* It appears cable companies took advantage of this loop-hole to roll out SDV without CableCard support and thus not allow/enable "broadcast" television service to third party devices.
    * The FCC fined the cable companies for doing this.

    That seems pretty clear cut to me. It all comes down to whether or not SDV is truly broadcast television or if it's a specialized service like VoD. Legally, it may be classified as the latter (from what has been said here). However, because of how it behaves, it should be classified as the former.

    It's hard/impossible to predict where technology will go, so I don't think it's fair to blame the government for not planning for all contingencies in its regulation. I believe the argument Bicker is trying to make is that the regulation was faulty because it was premature.

    That very well may be true, but if it is, my long held belief was that the cable companies were trying to stall/block this regulation altogether, and were "dragging their feet" to achieve that goal. If the regulation is poorly written (which it apparently is), then I've always thought it's a result of this foot-dragging, not the government jumping the gun as it was simply trying to put an end to the stalling tactics.

    So, if there's any evidence one way or the other, I'd genuinely like to know.

    (Sorry for the length of the post - I'm trying to explain myself as clearly as I can.)
     
  16. imrickster

    imrickster New Member

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    I am on the Greensboro TWC system and I have experienced nothing but frustration. I would love to have a contact that actually understands the technology. Most support people that I have spoken to have limited (if any) understanding of cable cards / tuning adaptors /Tivos.
     
  17. dlfl

    dlfl Cranky old novice

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    It muddies these discussions to use an incorrect defintion of "broadcast", (e.g., "non VoD or PPV"). From FCC regulations, Title 47, Part 2.1 (Terms and Definitions):
    Thus only local broadcast stations are encompassed by the definition in the context of this discussion, which for most systems excludes the major portion of non-Vod or PPV channels.

    This is an important distinction because there are FCC rules for cable services that are specific to broadcast TV stations, e.g., "must carry".
     
  18. jacksonian

    jacksonian New Member

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    I'm in Greensboro and have had TiVo with cablecards and tuning adapter since they came out. I was the first tuning adapter install in Greensboro.

    What kind of trouble are you having? If you're having trouble with SDV channels, call TWC and say, "I need to be connected to Cable Card Support". Those guys know what they're doing. If you need someone local, pm me and I can give you the email or phone for the supervisor for our area.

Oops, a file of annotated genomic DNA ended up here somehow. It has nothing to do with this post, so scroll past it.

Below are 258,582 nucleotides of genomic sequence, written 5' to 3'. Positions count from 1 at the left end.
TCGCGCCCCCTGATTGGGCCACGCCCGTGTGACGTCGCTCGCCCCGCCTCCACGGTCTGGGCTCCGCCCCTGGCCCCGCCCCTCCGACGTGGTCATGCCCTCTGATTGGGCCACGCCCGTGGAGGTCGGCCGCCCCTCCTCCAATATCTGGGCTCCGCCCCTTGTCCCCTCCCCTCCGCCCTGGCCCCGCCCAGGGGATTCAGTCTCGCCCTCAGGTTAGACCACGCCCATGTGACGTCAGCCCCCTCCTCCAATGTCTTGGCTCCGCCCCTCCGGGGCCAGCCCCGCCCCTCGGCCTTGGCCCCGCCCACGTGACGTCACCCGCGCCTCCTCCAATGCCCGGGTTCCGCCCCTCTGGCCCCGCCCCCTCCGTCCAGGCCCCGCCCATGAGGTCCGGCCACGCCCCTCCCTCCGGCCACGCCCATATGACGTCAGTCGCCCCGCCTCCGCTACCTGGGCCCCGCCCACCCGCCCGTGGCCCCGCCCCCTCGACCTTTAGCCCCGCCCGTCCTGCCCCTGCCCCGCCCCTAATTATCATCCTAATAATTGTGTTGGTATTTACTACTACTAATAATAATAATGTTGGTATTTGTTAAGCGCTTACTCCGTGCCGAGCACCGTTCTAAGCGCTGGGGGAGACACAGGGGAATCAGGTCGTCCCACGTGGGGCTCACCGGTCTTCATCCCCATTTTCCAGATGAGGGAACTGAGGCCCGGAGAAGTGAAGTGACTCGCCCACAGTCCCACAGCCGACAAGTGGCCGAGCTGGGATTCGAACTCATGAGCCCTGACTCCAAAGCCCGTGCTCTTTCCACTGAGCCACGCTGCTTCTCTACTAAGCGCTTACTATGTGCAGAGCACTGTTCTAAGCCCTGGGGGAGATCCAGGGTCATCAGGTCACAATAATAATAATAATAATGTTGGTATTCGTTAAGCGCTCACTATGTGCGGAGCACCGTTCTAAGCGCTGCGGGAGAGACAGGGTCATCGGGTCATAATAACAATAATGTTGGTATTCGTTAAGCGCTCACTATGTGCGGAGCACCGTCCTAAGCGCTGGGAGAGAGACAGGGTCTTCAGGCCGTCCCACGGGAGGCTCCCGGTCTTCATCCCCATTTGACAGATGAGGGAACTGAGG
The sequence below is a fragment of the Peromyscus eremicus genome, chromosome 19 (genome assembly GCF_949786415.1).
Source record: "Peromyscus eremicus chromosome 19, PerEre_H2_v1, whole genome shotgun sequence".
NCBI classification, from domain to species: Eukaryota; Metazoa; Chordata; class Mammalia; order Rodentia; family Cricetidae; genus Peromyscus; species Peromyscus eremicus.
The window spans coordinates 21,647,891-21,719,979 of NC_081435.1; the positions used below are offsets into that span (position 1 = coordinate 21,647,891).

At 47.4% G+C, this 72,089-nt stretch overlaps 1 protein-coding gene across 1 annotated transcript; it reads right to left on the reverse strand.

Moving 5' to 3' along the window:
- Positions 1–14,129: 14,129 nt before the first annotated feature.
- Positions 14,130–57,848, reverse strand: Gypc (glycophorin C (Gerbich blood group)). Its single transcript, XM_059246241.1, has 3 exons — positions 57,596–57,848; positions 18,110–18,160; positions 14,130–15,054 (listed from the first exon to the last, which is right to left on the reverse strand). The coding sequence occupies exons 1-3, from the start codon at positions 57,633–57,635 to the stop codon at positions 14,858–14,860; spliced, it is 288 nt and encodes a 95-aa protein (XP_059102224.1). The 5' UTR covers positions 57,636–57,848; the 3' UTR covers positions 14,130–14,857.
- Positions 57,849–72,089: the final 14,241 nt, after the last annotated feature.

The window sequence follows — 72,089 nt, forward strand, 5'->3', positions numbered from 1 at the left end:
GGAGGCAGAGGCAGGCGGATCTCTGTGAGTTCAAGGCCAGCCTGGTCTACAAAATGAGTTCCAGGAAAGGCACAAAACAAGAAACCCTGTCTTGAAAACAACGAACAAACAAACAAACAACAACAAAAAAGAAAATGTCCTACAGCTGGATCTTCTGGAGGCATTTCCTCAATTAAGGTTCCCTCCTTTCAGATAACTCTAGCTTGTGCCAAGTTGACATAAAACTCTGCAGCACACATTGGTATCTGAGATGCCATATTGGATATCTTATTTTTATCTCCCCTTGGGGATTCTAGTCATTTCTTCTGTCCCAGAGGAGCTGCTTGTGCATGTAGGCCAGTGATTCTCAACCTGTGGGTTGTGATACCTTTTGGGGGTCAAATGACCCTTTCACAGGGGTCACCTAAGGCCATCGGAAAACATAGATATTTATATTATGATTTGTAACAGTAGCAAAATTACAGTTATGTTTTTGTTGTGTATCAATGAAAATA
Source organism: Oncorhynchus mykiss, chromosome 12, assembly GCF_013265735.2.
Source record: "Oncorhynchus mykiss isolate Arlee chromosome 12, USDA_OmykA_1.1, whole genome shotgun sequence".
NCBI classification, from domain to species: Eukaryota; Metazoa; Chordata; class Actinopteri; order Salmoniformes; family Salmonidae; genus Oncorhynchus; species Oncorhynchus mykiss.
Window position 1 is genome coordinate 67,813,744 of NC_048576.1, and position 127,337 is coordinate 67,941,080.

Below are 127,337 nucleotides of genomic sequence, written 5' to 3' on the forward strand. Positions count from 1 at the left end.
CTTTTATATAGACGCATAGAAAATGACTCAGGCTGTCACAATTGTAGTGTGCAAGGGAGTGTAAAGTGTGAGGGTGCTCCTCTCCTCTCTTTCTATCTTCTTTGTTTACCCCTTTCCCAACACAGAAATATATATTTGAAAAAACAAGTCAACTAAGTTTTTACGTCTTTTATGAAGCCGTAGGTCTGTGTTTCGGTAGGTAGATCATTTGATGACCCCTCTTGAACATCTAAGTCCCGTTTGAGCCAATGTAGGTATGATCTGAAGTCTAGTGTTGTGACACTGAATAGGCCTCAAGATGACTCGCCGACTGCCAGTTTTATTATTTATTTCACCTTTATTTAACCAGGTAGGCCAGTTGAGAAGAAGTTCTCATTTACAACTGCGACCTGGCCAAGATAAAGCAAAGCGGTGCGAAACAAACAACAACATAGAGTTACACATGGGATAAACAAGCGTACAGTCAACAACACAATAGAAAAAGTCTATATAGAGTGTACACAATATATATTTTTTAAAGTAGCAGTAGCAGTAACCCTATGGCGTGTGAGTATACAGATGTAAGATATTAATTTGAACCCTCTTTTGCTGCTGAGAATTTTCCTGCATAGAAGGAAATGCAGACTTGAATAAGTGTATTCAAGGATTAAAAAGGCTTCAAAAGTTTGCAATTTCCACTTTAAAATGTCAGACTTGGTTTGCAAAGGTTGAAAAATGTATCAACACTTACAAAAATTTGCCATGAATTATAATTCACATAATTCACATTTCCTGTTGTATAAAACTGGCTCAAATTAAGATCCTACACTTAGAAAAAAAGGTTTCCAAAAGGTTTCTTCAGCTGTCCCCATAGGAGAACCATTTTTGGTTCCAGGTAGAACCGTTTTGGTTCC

19. Dec 1, 2009 #2299 of 2401
    Shmooh

    Shmooh New Member

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    Good point. I was thinking of 'broadcast' from a perspective where a transmission is sent out with no particular target in mind, not the apparently much narrower FCC definition.

    What word should I use to mean: "channels sent out to all people simultaneously on a cable network"?

    Incidentally - I'm perfectly willing to admit that I don't know what I'm talking about in this discussion. I'm not a lawyer, nor a television industry expert. I'm an engineer in an unrelated field with some very basic knowledge of the underlying technologies and how they behave, and I thought I had some basic knowledge of how and why things are they way they are in the cable TV industry. I'm really just looking for new information or clarifications of that knowledge, as it seems like the CableCard situation is even muddier than I already thought it was (which is pretty muddy).
     
  20. Dec 1, 2009 #2300 of 2401
    dlfl

    dlfl Cranky old novice

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    "Broadcast" has traditionally meant OTA, i.e., from an antenna, in the radio and TV industry. In the TCP/IP world there is a broadcast mode that matches your concept, I think. I'm not sure what single word would mean what you intend. Frequently it's just left as implicit context, but I suppose you could say "non-premium, non-PPV and non-VOD" (very clumsy of course).

    My perspective is very similar to yours actually, EE by education at a time when vacuum tubes were mainstream technology. :D

    I think we engineers (being nerds of course) tend to think if we can understand a situation we can devise a solution. In the case of TiVo and Digital Cable, from a user perspective, it may not work that way. It involves so many interlocking political, technical and economic factors.